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Lightening the Caregiver’s Journey with Gratitude

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By Jackie Aaron

Nice hands with french manicure on the notebook.

Waking up this morning, I see the blue sky.

I join my hands in thanks for the many wonders of life;

for having twenty-four brand new hours before me.

– Thich Nhat Hanh, Buddhist teacher, Nobel Peace Prize nominee

There is no doubt that being the caregiver of a beloved spouse or an aging parent with Alzheimer’s can be incredibly stressful. Watching a loved one’s health decline can take a toll. Yet in his book, Thanks! How the new science of gratitude can make you happier, gratitude expert professor Robert C. Emmons of University of California, Davis, suggests a way to lighten the journey. You guessed it: Gratitude.

Emmons cites a “gratitude intervention study” done by colleague Jo-Ann Tsang at Baylor University. The study focused on how keeping daily gratitude journals for two weeks impacted the well-being of relatives of Alzheimer’s patients. As an example, one participant wrote, “I was very grateful that Bill called me by my name.” Other small victories were noted during the two weeks. By the end of the study, caregivers who kept gratitude journals experienced an increase in optimism and self-esteem, and a reduction in stress and depression.

As Emmons aptly states, “Paradoxically, remembering…the many ways in which life is still worth living can be life affirming even in the midst of caring for those who are deeply forgetful.”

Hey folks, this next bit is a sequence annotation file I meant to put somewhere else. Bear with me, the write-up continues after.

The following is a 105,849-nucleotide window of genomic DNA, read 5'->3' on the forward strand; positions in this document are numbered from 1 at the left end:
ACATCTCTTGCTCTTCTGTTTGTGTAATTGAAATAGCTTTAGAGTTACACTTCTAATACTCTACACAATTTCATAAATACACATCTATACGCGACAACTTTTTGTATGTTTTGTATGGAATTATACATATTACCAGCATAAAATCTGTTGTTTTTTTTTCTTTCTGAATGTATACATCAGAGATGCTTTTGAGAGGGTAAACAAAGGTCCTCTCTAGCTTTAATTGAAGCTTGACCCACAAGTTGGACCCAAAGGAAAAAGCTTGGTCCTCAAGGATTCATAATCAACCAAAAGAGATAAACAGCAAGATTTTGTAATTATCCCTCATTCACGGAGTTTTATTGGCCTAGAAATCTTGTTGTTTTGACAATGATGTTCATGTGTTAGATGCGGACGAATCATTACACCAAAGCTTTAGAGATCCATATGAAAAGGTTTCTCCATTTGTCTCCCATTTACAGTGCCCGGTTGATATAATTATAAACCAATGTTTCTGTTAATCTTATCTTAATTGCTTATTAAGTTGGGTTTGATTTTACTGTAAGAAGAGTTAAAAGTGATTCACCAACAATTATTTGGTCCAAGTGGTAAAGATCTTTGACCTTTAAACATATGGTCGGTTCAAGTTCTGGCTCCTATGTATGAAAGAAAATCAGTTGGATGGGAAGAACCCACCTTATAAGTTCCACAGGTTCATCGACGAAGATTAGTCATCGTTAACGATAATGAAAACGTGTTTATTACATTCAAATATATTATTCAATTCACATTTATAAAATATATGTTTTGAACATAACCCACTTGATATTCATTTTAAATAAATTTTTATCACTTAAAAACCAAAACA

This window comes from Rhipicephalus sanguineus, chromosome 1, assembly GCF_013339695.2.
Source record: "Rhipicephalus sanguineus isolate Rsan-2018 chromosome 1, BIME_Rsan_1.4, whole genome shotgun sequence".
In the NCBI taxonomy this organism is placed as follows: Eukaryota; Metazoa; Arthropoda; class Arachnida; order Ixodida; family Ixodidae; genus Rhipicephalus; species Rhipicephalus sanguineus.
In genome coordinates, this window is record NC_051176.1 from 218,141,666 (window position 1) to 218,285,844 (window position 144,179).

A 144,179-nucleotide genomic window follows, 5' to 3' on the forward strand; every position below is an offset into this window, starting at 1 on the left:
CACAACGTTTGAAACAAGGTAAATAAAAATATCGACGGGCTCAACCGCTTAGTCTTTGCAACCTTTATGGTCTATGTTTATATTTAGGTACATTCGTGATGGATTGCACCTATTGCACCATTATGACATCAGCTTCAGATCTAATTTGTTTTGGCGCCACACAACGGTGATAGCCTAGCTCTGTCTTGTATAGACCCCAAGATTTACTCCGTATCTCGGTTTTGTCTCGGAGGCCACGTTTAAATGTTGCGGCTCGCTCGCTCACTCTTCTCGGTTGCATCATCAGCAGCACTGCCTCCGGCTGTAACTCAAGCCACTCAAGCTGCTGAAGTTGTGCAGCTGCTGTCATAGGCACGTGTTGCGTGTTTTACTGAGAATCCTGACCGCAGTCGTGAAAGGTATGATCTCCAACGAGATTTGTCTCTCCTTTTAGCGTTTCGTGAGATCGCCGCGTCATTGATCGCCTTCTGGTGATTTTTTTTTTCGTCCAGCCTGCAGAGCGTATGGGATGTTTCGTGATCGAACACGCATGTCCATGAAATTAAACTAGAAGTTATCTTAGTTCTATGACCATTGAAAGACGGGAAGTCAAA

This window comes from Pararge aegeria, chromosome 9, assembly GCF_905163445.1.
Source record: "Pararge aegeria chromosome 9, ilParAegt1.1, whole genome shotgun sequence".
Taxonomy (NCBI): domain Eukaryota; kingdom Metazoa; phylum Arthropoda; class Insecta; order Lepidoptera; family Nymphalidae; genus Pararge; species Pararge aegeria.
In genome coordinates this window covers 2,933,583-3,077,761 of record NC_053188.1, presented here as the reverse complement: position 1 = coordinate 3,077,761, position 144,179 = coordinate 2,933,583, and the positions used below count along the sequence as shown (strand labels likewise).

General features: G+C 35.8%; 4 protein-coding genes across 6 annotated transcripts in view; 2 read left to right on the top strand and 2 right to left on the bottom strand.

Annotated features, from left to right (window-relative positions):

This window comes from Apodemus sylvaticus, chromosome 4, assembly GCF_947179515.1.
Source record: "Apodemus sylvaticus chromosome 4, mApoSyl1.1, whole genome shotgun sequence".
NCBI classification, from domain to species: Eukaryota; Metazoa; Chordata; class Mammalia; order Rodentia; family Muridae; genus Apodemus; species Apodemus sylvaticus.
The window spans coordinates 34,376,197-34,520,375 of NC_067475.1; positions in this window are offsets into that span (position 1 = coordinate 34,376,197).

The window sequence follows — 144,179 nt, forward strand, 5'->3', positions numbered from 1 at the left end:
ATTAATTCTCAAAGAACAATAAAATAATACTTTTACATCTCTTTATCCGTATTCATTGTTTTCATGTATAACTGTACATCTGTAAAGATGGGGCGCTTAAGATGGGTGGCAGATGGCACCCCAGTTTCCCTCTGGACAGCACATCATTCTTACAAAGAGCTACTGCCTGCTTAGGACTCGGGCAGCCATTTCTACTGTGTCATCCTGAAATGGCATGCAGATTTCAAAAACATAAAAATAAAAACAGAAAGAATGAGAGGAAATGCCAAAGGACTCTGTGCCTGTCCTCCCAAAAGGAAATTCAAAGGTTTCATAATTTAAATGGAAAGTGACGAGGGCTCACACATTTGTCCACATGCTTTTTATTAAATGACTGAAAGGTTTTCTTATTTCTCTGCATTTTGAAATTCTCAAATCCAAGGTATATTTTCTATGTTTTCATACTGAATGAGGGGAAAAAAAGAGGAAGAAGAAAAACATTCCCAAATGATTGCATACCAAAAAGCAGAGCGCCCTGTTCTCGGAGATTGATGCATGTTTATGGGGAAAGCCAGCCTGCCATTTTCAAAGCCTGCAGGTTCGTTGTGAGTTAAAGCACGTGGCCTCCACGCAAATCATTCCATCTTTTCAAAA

Emmons and his colleagues have helped people ages 8 to 80 systematically cultivate gratitude, often by keeping a gratitude journal for three weeks. Participants simply record things for which they are grateful each day. According to Emmons, as basic as this might sound, the benefits received have been overwhelmingly positive:

  • Physically, participants tend to exercise more and take better care of their health; they are less bothered by aches and pains.

  • Psychologically, they experience more joy, pleasure, optimism and happiness.

  • Socially, they are more helpful, generous, and compassionate and tend to be more outgoing.

He sees the social benefits as particularly significant, because practicing gratitude enables us to see how we’ve been supported by other people; he therefore calls it a relationship-strengthening emotion. And what stressed-out caregiver couldn’t benefit by remembering how they are supported by others?

Based on his research, Emmons thinks there are four important reasons why gratitude can be transformative:

  • Gratitude allows us to celebrate the present moment.

  • Gratitude doesn’t allow space for negative emotions that destroy happiness. After all, he states, you cannot feel grateful and envious at the same time.

  • Grateful people are more stress resistant.

  • Grateful people have a higher sense of self-worth (when you’re grateful, you are aware of a network that supports you).

So, if you were to start a gratitude journal today, what would you write on page one? The only instruction is to recall moments of gratitude associated with ordinary events, small encounters, or people who bring a smile. We all receive gifts that add buoyancy to life, it’s just a matter of noticing them!

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